Mercedes-Benz is on a fast track to a zero-emission future, having broadcast its ambitions to become an all-electric brand by 2030 in markets ready for the switch.
But the key U.S. market — still skeptical of the new-fangled technology and wary of spotty charging infrastructure — might not be one of them.
Mercedes-Benz expects electric vehicles to account for about half of its U.S. sales by 2030, the brand’s U.S. executives said at a national dealer meeting in June.
The German luxury powerhouse is in the early days of an EV product offensive that will bring a handful of zero-emission models over the next year. Mercedes plans to plow more than $46 billion this decade into developing a fleet of battery-powered models.
In the U.S., Mercedes will introduce three EVs — the EQB compact crossover, EQE midsize sedan and EQS large SUV this year. Next year, the portfolio will be expanded with the arrival of the EQE midsize crossover.
Mercedes is also working on a next-generation EV platform that will launch in 2024.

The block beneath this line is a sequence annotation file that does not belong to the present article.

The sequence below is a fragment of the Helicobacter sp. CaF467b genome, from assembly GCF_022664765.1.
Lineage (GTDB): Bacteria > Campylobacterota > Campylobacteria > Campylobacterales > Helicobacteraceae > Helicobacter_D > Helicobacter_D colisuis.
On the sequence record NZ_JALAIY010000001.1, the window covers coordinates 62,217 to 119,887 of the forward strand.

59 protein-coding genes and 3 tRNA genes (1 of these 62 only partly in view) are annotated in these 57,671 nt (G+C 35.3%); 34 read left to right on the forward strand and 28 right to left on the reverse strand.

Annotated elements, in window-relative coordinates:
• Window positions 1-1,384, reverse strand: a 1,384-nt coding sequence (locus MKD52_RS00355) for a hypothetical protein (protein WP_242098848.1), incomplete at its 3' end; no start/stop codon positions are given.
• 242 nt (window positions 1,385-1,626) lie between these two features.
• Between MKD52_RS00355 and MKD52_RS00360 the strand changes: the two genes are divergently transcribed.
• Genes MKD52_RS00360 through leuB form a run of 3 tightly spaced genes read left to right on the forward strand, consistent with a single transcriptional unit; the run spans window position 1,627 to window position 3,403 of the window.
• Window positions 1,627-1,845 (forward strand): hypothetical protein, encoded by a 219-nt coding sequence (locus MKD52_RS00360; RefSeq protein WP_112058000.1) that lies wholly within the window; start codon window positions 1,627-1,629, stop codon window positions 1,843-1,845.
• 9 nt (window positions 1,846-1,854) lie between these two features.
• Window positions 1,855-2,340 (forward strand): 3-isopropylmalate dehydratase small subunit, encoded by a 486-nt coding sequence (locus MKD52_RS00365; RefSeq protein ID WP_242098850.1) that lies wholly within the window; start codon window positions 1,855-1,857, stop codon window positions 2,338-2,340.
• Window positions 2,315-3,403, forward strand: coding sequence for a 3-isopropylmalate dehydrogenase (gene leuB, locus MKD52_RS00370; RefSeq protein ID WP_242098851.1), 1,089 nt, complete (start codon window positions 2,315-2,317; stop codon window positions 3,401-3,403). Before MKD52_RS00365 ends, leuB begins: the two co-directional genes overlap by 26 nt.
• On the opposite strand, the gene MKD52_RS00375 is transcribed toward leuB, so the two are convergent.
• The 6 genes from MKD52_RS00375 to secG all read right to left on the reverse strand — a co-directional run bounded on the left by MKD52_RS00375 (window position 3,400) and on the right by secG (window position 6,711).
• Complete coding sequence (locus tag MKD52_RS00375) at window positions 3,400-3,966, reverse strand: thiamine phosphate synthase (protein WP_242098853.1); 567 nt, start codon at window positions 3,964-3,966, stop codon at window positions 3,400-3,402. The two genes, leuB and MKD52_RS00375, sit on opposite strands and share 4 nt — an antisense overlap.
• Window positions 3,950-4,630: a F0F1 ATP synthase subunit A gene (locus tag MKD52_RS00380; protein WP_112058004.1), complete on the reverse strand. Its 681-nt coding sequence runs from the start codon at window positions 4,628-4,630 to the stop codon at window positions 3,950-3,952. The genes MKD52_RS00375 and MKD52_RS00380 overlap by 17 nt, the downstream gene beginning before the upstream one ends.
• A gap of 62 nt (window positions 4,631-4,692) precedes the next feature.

The “electric first” platform, which can also accept internal combustion engines, will debut a new generation of technology and set the standard for future Mercedes architectures.
“This new MMA architecture ushers in a new generation of technology, both on the drivetrain side in terms of battery chemistry, efficiency and the drivetrain itself,” CEO Ola Källenius said at the group’s capital markets day in Monaco in May.
To power those U.S.-bound EVs, Mercedes will invest in vehicle and battery pack production. The automaker has poured $1 billion into its U.S. factory campus in Vance, Ala., to build electric utility vehicles and assemble battery packs.
Meanwhile, Mercedes has tapped Envision AESC of Japan to supply EV batteries. Envision will invest $2 billion in a new battery cell and module plant in Bowling Green, Ky. That operation is scheduled to come online in 2025.